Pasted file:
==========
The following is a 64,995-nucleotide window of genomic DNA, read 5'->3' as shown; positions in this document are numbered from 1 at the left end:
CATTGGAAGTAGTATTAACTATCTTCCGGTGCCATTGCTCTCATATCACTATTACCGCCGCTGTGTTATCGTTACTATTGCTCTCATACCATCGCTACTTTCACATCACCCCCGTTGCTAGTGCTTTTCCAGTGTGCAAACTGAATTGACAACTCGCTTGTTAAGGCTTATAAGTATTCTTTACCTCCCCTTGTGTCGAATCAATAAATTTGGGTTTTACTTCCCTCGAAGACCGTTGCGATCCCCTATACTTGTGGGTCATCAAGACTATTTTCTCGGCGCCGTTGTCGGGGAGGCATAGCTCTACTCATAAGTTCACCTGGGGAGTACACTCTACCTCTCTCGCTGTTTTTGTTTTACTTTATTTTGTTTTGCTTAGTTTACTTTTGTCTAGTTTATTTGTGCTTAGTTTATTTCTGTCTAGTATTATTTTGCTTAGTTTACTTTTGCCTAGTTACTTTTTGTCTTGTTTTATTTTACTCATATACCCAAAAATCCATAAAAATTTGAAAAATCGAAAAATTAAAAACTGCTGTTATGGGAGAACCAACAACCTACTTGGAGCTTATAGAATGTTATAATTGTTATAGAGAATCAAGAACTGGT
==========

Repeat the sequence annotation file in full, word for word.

The following is a 64,995-nucleotide window of genomic DNA, read 5'->3' as shown; positions in this document are numbered from 1 at the left end:
CATTGGAAGTAGTATTAACTATCTTCCGGTGCCATTGCTCTCATATCACTATTACCGCCGCTGTGTTATCGTTACTATTGCTCTCATACCATCGCTACTTTCACATCACCCCCGTTGCTAGTGCTTTTCCAGTGTGCAAACTGAATTGACAACTCGCTTGTTAAGGCTTATAAGTATTCTTTACCTCCCCTTGTGTCGAATCAATAAATTTGGGTTTTACTTCCCTCGAAGACCGTTGCGATCCCCTATACTTGTGGGTCATCAAGACTATTTTCTCGGCGCCGTTGTCGGGGAGGCATAGCTCTACTCATAAGTTCACCTGGGGAGTACACTCTACCTCTCTCGCTGTTTTTGTTTTACTTTATTTTGTTTTGCTTAGTTTACTTTTGTCTAGTTTATTTGTGCTTAGTTTATTTCTGTCTAGTATTATTTTGCTTAGTTTACTTTTGCCTAGTTACTTTTTGTCTTGTTTTATTTTACTCATATACCCAAAAATCCATAAAAATTTGAAAAATCGAAAAATTAAAAACTGCTGTTATGGGAGAACCAACAACCTACTTGGAGCTTATAGAATGTTATAATTGTTATAGAGAATCAAGAACTGGT